For older adults, adapting psychotherapeutic care to shelter-in-place and to new communication technologies has resulted in several solutions. 
For some, losing face-to-face encounters in the consulting room meant suspending treatment. For them, the lack of interpersonal contact could not be replaced through other means. They felt that they could not reproduce the verbal and non-verbal exchanges and the silences presented by an analytic session. Attempts to retain the session or offer alternatives were futile. Their character made them quite averse to new technologies. I would not consider it to be a special kind of resistance but rather a desire to preserve the therapeutic bond and to resist the impositions of shelter-in-place, relying on the assumption that they will recover the space at some point.
Others have continued treatment uninterrupted and approached it with a positive attitude. These patients are generally endowed with well-integrated personalities and they involve themselves in many activities.
Some people over the age of 80 have phone sessions and avoid video. They are motivated by conflicts with their children and frustrated by the shelter-in-place situation, which brings up memories of paranoid experiences and the aftermath of war trauma. During periods of isolation, narcissistic personalities experience melancholic regressions with occasional lapses in reality testing, delirium, or pseudo-hallucinatory episodes, in which they relive childhood states of frustration and suffering. Many of these scenarios, which are not restricted to older adults, seem to occur rather subtly, which does not make them less dangerous and may instead lead to progressive decompensation or risky behaviors.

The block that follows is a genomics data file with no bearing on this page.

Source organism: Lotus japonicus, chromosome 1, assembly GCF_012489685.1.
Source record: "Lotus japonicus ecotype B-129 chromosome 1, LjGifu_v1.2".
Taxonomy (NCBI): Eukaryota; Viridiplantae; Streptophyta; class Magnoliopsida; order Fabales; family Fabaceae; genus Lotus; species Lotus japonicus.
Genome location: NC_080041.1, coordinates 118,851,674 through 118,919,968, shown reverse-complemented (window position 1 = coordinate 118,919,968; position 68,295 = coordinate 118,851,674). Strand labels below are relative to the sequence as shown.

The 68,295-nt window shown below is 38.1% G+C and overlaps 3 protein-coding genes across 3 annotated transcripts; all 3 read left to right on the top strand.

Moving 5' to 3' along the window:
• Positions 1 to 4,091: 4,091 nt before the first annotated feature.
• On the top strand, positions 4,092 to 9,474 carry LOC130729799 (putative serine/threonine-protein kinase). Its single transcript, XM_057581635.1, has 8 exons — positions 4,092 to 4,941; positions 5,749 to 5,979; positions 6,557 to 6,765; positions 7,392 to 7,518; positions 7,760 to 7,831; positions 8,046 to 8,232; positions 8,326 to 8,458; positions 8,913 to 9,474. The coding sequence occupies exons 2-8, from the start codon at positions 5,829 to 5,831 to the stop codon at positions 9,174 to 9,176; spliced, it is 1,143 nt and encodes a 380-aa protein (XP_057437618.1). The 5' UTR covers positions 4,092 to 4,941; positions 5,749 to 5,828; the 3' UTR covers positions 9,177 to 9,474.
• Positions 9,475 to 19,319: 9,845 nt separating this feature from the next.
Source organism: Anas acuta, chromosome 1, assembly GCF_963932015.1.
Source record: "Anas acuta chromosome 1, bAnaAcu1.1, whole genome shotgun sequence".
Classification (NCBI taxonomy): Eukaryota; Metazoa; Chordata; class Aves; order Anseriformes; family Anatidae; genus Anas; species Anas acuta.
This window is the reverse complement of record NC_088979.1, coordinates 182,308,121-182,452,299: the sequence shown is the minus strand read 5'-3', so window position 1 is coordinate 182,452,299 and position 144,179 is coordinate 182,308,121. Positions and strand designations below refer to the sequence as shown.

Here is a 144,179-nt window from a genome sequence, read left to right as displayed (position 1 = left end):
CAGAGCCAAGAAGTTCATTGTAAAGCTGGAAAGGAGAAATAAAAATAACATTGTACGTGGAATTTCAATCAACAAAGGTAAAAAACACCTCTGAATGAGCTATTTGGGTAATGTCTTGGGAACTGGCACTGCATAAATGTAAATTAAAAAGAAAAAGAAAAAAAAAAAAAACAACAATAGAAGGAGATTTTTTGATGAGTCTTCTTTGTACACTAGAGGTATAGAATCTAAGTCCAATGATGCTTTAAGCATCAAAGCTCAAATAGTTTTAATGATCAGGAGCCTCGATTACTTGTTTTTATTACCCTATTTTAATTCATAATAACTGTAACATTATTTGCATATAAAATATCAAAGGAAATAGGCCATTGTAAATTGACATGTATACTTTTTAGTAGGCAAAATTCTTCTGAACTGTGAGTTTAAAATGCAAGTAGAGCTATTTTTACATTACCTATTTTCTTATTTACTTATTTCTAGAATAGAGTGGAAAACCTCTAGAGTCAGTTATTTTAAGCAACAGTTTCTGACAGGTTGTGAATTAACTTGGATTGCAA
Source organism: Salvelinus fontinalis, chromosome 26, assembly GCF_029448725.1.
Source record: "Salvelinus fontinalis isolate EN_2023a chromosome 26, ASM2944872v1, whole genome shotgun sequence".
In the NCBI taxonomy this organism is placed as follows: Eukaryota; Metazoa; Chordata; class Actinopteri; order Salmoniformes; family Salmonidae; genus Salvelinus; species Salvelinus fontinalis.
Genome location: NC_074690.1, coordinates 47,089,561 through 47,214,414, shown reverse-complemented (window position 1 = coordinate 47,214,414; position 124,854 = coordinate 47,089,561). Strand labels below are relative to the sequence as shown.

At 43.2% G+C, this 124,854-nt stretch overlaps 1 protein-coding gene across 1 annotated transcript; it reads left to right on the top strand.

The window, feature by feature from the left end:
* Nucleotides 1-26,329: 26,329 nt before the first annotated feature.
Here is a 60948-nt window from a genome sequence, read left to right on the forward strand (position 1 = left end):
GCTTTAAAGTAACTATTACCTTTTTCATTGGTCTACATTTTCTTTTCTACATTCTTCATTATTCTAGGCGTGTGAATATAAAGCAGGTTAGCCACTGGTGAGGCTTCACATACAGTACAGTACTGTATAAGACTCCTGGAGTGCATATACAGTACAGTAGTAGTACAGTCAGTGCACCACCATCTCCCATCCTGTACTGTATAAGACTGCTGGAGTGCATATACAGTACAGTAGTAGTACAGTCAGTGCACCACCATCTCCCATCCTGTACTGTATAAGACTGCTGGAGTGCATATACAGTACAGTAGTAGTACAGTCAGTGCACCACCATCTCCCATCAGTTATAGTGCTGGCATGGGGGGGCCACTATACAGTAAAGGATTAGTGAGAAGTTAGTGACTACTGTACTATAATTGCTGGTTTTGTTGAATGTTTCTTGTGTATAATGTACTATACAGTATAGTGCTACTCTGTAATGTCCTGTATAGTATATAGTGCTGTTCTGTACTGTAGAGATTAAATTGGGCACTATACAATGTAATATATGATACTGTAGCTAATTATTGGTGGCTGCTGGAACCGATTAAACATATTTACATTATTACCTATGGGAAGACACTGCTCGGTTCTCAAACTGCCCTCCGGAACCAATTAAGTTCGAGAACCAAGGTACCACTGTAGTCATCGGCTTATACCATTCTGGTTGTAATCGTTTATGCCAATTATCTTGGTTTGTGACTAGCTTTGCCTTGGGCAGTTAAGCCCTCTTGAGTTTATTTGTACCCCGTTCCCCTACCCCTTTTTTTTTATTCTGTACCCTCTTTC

Providing care and treatment to older adults is challenging. The pandemic has made this even more apparent. We need professionals who are committed to the care of older adults, and we need to provide training for professionals who did not without training in geriatric care and who may even refuse to treat them. 
Major changes await old age after the pandemic. The effects of COVID-19 on humanity’s sanitary, cultural, intergenerational spheres are unpredictable.
[1] Cumming, E. & Henry, W.E. (1961). Growing Old. New York: Basic Books.
[2] Salvarezza, L.  (1988). Psychogeriatrics: Theory and Practice. Buenos Aires: Paidos.
[3] Rozitchner, E.M. (2012). La vejez no pensada. Buenos Aires: Psicolibro ed.

Translation: Jorge Alcantar